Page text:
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Thread: "On Call" hours and limits Colorado

  1. #1
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    Default "On Call" hours and limits Colorado

    Hello I live in Colorado and have just left an employer for requiring myself and fellow employee to be on call, within 20 minutes of office with no option for days off or excused periods. We work a normal mon-fri 8-5 but are required to be on call at all times outside of that schedule. if we are called in we are only paid once we reach the office and clock in. I have no written agreement with the employer and the verbal during hiring was of an on call rotation. I work for a private company in an hourly capacity, we are provided a cell phone that must be answered or we will be terminated. My questions are these:

    Is it legal to require an employee to be on call 24/7 with no breaks or actual time off? Or is there a time limit? (my fellow employee has been doing this for over 9 months)

    Are we required to be compensated for any time we spend responding to the office or any other reason?

    I only ask because this on call status did put a pretty major stop to much of my life. I was forced to leave many dinners, movies, family events and even medical appts. Also could not vacation other than with 6 weeks notice and accrued paid time off and that doesn't begin to accrue until after your first year. I am not necessarily looking for back pay or compensation I would just like to put a stop to it if they are taking advantage of hard working individuals. Thank you

  2. #2
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    Is it legal to require an employee to be on call 24/7 with no breaks or actual time off?
    Probably legal.

    Or is there a time limit? (my fellow employee has been doing this for over 9 months)
    No time limit.

    Are we required to be compensated for any time we spend responding to the office or any other reason?
    This is complicated. The main federal labor law is FLSA, passed in 1938. Most major issues including "on-call" were resolved in he 1940s, well before cell phones and pagers. The related regulation is 29 CFR 785.17 and it looks to whether the employees is "sufficenlty restricted" and that phrase means whatever the courts say it means. Under FLSA all hours are either hours worked or not hours worked, with nothing in between. Legally either you are being "sufficently restricted" that you are working or you are not, in which case you are also not working. No middle ground,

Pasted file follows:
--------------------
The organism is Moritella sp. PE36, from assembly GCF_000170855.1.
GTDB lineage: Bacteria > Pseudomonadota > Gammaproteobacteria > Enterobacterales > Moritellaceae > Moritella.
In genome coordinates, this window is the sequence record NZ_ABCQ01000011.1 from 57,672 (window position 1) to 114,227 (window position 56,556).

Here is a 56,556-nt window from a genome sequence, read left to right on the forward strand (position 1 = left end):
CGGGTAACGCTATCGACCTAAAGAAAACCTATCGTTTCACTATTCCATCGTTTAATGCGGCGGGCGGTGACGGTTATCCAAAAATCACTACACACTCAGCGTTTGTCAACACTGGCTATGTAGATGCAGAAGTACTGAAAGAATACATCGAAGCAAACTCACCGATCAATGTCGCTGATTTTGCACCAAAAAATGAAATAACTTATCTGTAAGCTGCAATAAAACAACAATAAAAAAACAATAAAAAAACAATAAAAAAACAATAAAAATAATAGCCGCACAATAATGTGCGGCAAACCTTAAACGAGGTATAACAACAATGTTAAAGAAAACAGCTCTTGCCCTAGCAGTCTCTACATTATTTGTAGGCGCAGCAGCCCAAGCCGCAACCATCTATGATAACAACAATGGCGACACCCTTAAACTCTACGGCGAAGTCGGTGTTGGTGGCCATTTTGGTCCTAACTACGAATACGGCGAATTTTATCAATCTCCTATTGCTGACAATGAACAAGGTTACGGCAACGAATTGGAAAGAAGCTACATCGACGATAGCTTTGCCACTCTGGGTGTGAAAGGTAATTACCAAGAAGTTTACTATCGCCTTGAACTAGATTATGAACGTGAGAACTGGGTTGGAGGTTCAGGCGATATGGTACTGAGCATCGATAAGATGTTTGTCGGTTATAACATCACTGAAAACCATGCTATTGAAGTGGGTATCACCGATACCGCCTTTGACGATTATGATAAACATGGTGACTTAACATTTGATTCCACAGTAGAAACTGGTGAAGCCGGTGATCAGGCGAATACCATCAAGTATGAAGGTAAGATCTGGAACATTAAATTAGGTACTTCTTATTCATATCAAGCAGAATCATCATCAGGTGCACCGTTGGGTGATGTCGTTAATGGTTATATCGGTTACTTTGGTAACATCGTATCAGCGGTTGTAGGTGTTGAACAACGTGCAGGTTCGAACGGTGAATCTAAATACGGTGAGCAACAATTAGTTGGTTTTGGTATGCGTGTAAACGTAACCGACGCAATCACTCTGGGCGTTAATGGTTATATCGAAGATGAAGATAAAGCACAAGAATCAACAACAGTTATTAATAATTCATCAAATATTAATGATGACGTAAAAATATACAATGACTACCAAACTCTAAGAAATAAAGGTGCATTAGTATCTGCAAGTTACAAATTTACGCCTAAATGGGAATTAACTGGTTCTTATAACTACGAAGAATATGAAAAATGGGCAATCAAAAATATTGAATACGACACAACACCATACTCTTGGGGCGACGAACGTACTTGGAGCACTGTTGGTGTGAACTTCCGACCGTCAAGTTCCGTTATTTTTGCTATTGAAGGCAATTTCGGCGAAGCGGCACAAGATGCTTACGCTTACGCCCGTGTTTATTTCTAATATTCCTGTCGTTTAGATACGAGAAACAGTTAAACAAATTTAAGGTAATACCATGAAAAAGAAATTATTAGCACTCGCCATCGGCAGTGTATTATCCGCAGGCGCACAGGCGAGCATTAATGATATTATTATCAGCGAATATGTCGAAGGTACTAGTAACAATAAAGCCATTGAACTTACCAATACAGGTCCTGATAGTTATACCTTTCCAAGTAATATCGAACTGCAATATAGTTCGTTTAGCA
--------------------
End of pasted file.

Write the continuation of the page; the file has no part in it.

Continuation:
http://ecfr.gpoaccess.gov/cgi/t/text...1.2.45.3.445.8

    The offical standard says to look at "all factors", not just time to report to work. There is no magic noumber of minutes that causes "sufficently restricted" to occur. I can say that it is hard to find a case in which less then 15 minutes is not "suffiicently restricted".

    Basically you need to tell your story to a CO judge or ALJ, (as will the employer), who will then look at related CO specific cases to find out where prior decisions have drawn the line.
    "Reality is that which, when you stop believing in it, doesn't go away".
    Philip K. **** (1928-1982)

  3. #3
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    That answers that I suppose, perhaps I should explore the safety issues that exist with the long shifts we were forced to work ( until 4am and beyond in some cases) then back to work at 8am. I thought for sure there were laws and/or regulations against that excluding emergency services and to answer your question, yes, I am out to get this particular entity whom on many occasions stated that he could do what he wanted to whomever he wanted due to the rough job market. Basically my way or your fired. I am not sure if this is the appropriate forum but any input on the safety/short turnover issue?

    Oh and thank you very much for such a fast and complete response!!

  4. #4
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    This is a very different issue then on-call. There is no general federal rule on maximum hours actual worked. There are some specific rules limiting hours actually worked, such as airline pilots, long haul truck drivers and minor children employees. But none of these rules have anything to do with on-call per se or effect emergency services workers per se.

    Your state is not my state and I have no specific CO information.
    "Reality is that which, when you stop believing in it, doesn't go away".
    Philip K. **** (1928-1982)

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